Federal Opposition promises to help fund Melbourne Metro project

Federal Labor announced that if elected in 2016 it will make the Melbourne Metro project the number one priority for Victorian infrastructure.

The nine kilometre twin tunnels will slice through the centre of the CBD underneath Swanston Street, connecting South Yarra and Kensington via Parkville.

It will take two of the busiest lines out of the city loop, ensuring increased capacity for the entire network, and create a new end-to-end rail line from Sunbury in the west to Cranbourne/Pakenham in the south-east

On Friday, Shadow Minister for Infrastructure Anthony Albanese visited Domain Interchange, one of the five sites destined to become underground stations.

The Victorian State government has so far earmarked $4.5 billion, leaving a funding shortfall of about $6.5 billion, but Mr Albanese would not reveal how much federal funding Labor would contribute saying budgetary announcements would be made at the “appropriate time”.

Mr Albanese stressed it was the most important infrastructure project in Victoria; “Unless you fix the Metro you won’t fix the capacity constraints on the Victorian system.”

In 2013, when Mr Albanese was Infrastructure Minister, the Gillard Government committed $3 billion to Melbourne Metro, which was diverted to the East-West Link when the Abbott Government came to power. Although the East-West West Link is now scrapped, the Turnbull Government has not returned any funds to the original project.

Mr Albanese was scathing of the Coalition Government for not funding public transport infrastructure. “Upon coming to office the Abbott Government cut funding for all public transport projects that were not already under construction. But it is even more extraordinary that Malcolm Turnbull has kept those policies in place.”

“We have had a change of Government, but we haven’t had a change of message or importantly a change of funding. It’s the same old policies.”

Mr Turnbull has become known for riding the tram in Melbourne. Mr Albanese was eager to highlight this while standing at Domain Interchange, one of Melbourne’s busiest tram stops. “What the people of Melbourne and Victoria want, isn’t someone who travels on public transport, they want a Prime Minister who will fund public transport, and Bill Shorten will do just that.”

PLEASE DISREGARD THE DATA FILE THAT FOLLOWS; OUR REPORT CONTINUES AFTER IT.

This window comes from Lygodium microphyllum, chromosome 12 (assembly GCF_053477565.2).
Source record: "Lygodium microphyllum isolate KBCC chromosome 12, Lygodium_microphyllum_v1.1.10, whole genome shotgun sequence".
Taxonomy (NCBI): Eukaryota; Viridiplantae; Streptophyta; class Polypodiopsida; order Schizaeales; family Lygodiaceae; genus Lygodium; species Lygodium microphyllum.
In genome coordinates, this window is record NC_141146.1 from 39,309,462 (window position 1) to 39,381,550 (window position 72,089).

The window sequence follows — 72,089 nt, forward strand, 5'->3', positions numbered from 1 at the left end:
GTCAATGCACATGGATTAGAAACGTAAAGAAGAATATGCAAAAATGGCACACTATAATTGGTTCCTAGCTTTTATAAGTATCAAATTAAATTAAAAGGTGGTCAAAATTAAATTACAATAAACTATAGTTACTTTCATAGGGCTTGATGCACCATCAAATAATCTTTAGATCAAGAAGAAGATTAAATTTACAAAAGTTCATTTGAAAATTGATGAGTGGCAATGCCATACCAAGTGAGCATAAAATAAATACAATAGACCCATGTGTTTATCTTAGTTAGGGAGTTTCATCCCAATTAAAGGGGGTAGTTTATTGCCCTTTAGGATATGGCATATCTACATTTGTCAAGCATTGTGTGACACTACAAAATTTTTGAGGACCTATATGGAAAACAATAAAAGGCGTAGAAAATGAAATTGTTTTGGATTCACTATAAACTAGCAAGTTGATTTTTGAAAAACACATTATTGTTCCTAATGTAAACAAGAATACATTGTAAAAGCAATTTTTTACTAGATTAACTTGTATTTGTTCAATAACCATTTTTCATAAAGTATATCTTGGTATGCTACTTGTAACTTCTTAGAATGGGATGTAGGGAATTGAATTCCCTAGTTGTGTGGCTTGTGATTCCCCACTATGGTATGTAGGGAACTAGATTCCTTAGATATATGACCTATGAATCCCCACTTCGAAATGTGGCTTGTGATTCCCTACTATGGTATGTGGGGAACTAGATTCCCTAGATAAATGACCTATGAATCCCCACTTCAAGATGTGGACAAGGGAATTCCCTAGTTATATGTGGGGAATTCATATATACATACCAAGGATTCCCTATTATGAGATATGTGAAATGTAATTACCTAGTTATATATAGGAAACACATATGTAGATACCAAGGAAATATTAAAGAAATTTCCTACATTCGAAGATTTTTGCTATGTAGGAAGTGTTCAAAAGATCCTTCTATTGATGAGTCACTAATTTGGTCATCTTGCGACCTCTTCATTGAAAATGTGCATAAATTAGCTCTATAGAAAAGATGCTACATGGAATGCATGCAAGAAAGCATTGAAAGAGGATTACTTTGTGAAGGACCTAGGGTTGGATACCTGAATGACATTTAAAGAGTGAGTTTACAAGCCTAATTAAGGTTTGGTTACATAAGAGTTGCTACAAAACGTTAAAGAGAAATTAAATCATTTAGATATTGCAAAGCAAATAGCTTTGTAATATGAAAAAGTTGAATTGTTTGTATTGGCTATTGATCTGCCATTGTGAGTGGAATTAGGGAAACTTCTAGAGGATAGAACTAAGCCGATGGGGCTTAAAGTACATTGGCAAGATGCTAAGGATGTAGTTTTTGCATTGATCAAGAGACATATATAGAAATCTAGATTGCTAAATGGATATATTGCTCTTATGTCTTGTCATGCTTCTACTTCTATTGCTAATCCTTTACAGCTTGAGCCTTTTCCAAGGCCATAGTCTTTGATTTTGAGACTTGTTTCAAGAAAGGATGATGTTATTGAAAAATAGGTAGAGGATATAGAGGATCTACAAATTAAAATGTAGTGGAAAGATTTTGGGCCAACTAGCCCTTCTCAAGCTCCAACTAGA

At a time when the mining boom is coming off the boil and manufacturing jobs are decreasing, it has been suggested that public sector investment could be a way of stimulating the economy. Yet Federal investment in infrastructure is down 20% since the change of Government.

On top of that, Victoria is not getting its fair share of that investment, according to Mr Albanese. “It is simply unsustainable that Victoria is receiving 8% of the national infrastructure budget.” That is despite the fact that Victoria constitutes about a quarter of Australia’s population. He went on to say, “That’s having an impact on jobs in the short term, but it is also having a significant impact on future economic growth.”

Mr Albenese suggested the reason for this discrepancy in funding was due to Victorians electing a Labor State Government at the last election.

“What Victorians will be saying to themselves is: why is it that we are being punished for having a Labor Government. It is quite unsustainable for a Federal Government to have the attitude that if you are Labor we won’t negotiate with you. They cut funding for the Melbourne Metro, they cut funding for the M80 project, [and] they cut finding for the Managed Motorways program.”

Federal Major Projects Minister Paul Fletcher rebuffed the criticism and told the ABC "The Turnbull Government looks forward to receiving a business case from the Victorian Government in relation to Melbourne Metro and that will be assessed through Infrastructure Australia in the usual way.”

Daniel J Wilson is the Managing Editor of St Kilda News (

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